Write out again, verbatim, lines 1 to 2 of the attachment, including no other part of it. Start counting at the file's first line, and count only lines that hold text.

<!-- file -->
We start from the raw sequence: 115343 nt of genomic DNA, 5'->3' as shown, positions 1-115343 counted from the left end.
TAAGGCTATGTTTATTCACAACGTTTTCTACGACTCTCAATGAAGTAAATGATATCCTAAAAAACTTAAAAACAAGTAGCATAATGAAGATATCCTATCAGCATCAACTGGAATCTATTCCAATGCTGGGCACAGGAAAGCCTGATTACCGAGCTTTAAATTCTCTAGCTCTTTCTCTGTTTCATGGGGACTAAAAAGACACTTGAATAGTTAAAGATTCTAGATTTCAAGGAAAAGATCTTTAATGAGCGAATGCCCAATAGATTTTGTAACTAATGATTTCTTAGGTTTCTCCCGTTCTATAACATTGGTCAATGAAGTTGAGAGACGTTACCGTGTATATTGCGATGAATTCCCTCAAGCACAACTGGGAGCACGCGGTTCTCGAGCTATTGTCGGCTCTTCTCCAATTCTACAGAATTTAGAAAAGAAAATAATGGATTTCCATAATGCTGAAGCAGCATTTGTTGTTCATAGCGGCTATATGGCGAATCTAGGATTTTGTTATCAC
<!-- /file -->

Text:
We start from the raw sequence: 115343 nt of genomic DNA, 5'->3' as shown, positions 1-115343 counted from the left end.
TAAGGCTATGTTTATTCACAACGTTTTCTACGACTCTCAATGAAGTAAATGATATCCTAAAAAACTTAAAAACAAGTAGCATAATGAAGATATCCTATCAGCATCAACTGGAATCTATTCCAATGCTGGGCACAGGAAAGCCTGATTACCGAGCTTTAAATTCTCTAGCTCTTTCTCTGTTTCATGGGGACTAAAAAGACACTTGAATAGTTAAAGATTCTAGATTTCAAGGAAAAGATCTTTAATGAGCGAATGCCCAATAGATTTTGTAACTAATGATTTCTTAGGTTTCTCCCGTTCTATAACATTGGTCAATGAAGTTGAGAGACGTTACCGTGTATATTGCGATGAATTCCCTCAAGCACAACTGGGAGCACGCGGTTCTCGAGCTATTGTCGGCTCTTCTCCAATTCTACAGAATTTAGAAAAGAAAATAATGGATTTCCATAATGCTGAAGCAGCATTTGTTGTTCATAGCGGCTATATGGCGAATCTAGGATTTTGTTATCAC